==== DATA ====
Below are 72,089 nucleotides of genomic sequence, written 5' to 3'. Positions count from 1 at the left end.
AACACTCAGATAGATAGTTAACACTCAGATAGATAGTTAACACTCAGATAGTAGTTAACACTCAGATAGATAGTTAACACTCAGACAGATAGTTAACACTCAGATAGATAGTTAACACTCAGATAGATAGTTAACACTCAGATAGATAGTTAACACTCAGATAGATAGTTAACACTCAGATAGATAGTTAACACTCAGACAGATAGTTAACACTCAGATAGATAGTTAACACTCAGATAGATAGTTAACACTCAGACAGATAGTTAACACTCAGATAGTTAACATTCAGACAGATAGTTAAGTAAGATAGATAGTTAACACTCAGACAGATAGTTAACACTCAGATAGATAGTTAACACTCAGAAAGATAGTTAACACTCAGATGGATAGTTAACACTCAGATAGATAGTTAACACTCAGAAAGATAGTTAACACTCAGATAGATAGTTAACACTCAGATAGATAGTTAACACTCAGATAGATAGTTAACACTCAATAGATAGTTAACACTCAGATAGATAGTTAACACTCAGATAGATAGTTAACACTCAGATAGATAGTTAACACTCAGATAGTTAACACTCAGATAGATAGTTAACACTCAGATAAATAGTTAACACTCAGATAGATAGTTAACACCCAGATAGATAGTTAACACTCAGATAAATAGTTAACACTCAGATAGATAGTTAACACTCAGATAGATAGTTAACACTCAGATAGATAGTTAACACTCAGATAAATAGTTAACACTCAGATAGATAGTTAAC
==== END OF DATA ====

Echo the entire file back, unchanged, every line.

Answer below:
Below are 72,089 nucleotides of genomic sequence, written 5' to 3'. Positions count from 1 at the left end.
AACACTCAGATAGATAGTTAACACTCAGATAGATAGTTAACACTCAGATAGTAGTTAACACTCAGATAGATAGTTAACACTCAGACAGATAGTTAACACTCAGATAGATAGTTAACACTCAGATAGATAGTTAACACTCAGATAGATAGTTAACACTCAGATAGATAGTTAACACTCAGATAGATAGTTAACACTCAGACAGATAGTTAACACTCAGATAGATAGTTAACACTCAGATAGATAGTTAACACTCAGACAGATAGTTAACACTCAGATAGTTAACATTCAGACAGATAGTTAAGTAAGATAGATAGTTAACACTCAGACAGATAGTTAACACTCAGATAGATAGTTAACACTCAGAAAGATAGTTAACACTCAGATGGATAGTTAACACTCAGATAGATAGTTAACACTCAGAAAGATAGTTAACACTCAGATAGATAGTTAACACTCAGATAGATAGTTAACACTCAGATAGATAGTTAACACTCAATAGATAGTTAACACTCAGATAGATAGTTAACACTCAGATAGATAGTTAACACTCAGATAGATAGTTAACACTCAGATAGTTAACACTCAGATAGATAGTTAACACTCAGATAAATAGTTAACACTCAGATAGATAGTTAACACCCAGATAGATAGTTAACACTCAGATAAATAGTTAACACTCAGATAGATAGTTAACACTCAGATAGATAGTTAACACTCAGATAGATAGTTAACACTCAGATAAATAGTTAACACTCAGATAGATAGTTAAC